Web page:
Dolmen is a game developed by Massive Work Studio that situates players in the terrifying alien world of Revion Prime. Careful movement, thinking, and strategic combat will be required to make it through the waves of unearthly arachnids, martian soldiers, and other formidable threats. The game will see you managing your stamina and health as you familiarise yourself with your own and the enemy’s attack patterns. In this sense, you wouldn’t be far off if you were to liken it to a Soulslike experience. Speaking with CTO/Lead Programmer Gabriel Neves Ferriera and Producer/Writer Kiev Martins, this is exactly what Dolmen and its development have been building to for quite some time.
“This is a new game for the community. We are trying to do some new things in the Soulslike genre,” says Kiev. This much is clear early on in my chat, having them speak confidently of their knowledge, research, and expertise in that genre. This research goes back as far as 2017, and Kiev elaborates as such: “Five years ago we did our research in the marketing and we saw the Soulslike game will have an explosion.” The pair also note, however, that as they were developing Dolmen, this market and its need for games in that From Software vein were flooding and booming. It became clear that distinguishing themselves from the crowd was important.
“We wanted to go to that different setting and also go crazy on all sorts of different things,” Gabriel adds. “What Dolmen really distinguishes with itself is the mix between ranged and melee combat.“
I noticed the crazy scale of this game as early as December of last year in my hands-on preview. Dolmen paints an awe-inspiring cosmic horror world, with blends of sci-fi technology and dark, broody, and bloody environments. Gunplay and mastering elemental abilities and effects are important in making it out alive, along with the expected means of swinging your weight around with melee attacks. We’ve had slices of all those across different games over the years, such as the brutal technology in The Surge or emphasis on guns like in Remnant: From The Ashes, but never all in one package like this. Not until Dolmen.
Another focal point of my interview with both Gabriel and Kiev was the combat and survival mechanics on offer in Dolmen. An energy gauge is but one big function, meaning players can use up a battery in their suit and use the charge from this to every so often perform a flurry of attacks that don’t chew up their stamina. Gabriel speaks about some other important uses for this energy gauge. “Whenever you shoot it uses this energy. It replenishes over time but is also used for healing. But when healing it doesn’t recover.” This translates in-game to a new type of strategy for Soulslike games. Important attacks and healing are both used from one gauge and mechanic, rather than an item each.
“…We wanted to go to that different setting and also go crazy on all sorts of different things.”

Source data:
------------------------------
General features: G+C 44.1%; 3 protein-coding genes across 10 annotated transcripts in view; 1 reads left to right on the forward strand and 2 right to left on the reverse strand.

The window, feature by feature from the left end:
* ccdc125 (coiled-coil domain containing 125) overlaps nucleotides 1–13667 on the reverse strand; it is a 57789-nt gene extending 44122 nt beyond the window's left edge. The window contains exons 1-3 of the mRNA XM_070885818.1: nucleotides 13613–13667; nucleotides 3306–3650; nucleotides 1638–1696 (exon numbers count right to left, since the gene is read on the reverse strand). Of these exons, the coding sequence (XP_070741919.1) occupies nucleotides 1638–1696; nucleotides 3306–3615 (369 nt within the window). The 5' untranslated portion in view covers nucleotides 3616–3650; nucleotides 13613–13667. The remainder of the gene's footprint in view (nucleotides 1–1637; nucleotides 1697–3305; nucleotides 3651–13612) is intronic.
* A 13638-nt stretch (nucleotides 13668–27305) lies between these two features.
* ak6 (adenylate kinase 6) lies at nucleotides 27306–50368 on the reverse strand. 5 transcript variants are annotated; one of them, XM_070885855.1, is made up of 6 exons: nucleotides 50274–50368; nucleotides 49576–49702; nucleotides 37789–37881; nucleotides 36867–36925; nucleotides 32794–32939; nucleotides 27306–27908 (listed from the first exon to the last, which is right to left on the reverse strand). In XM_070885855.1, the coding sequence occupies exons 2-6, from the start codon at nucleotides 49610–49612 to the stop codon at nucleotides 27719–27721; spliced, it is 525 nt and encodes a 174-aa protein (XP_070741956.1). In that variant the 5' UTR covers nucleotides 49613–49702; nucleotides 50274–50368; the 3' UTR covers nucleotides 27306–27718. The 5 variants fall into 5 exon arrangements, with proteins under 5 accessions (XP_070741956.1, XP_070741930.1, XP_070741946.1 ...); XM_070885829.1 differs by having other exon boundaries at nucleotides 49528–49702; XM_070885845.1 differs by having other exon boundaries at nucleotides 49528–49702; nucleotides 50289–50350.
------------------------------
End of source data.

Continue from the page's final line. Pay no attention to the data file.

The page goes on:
Hearing all of this on paper makes for the promise of an enticing experience. That’s a lot of balancing acts and strategies to cover ground with. Like many games Dolmen is taking ilk from, it’s all about using these mechanics to your favour and making life easier for yourself. “You can do this the easy way or the hard way,” says Kiev. “You can try to fight an enemy with a fire property, using fire. You can do it. But it’ll be harder than fighting using ice.” This is what’s known as a ‘scissors, paper, rock’ mechanic, where enemies are resistant to some types of elements but weak to others. It’s but one of the many ways to master your adventure.
Of course, like clockwork, discussion about difficulty and approachability in games always rears its head when Soulslike games release. I asked the pair about that very elephant in the room. “We wanted to not go away too much from what the Soulslike is,” stated Ferriera. “But it is accessible for different kinds of players. You can have players that are more into the melee combat, those more strategic… you can be more ranged focused.” Based on the time I’ve experienced with the game and this discussion, this tooling around looks to be utilised well and is equally inviting. Those wanting to be more cautious can carefully comb through those halls, picking off shots at the many foes on your way. Meanwhile, those that love being in the thick of things can boost up their stats so much that they can become a supersoldier wrecking ball, throwing their weight (and cybernetic sword) around.
One last important factor in giving the players options that both Kiev and Gabriel were eager to talk about was the use of the titular Dolmen crystals. These items serve two functions. They can be used to summon other players in-game, but also respawn bosses for farming. That farming is to obtain that ever-important currency used to level up your stats, but also alien parts to later use to build into armour or weapons. This is described by Gabriel as “not common” in most Soulslikes. No ‘New Game +’ experience is required, just enough Dolmen crystals. While dropped seemingly at random by foes, they’re not nearly as hard to come by compared to summon items in other games like Insight in Bloodborne.
What I can surmise from this interview and my limited time with the game is that Massive Work Studio wants you to be able to experience Dolmen wholly. There looks to be enough on offer that if you ever find yourself hitting a wall, you have other means of progressing and seeing the game through. Dolmen is a promising game thus far that is made by people who seem to know the genre and care deeply about it. Let’s hope when it releases it delivers the goods.
Dolmen is available May 20th on PC, PlayStation 4 & 5, Xbox One and Xbox Series X|S. If you want the full audio recording of the interview you can find it here or wherever else you get your podcast goodness.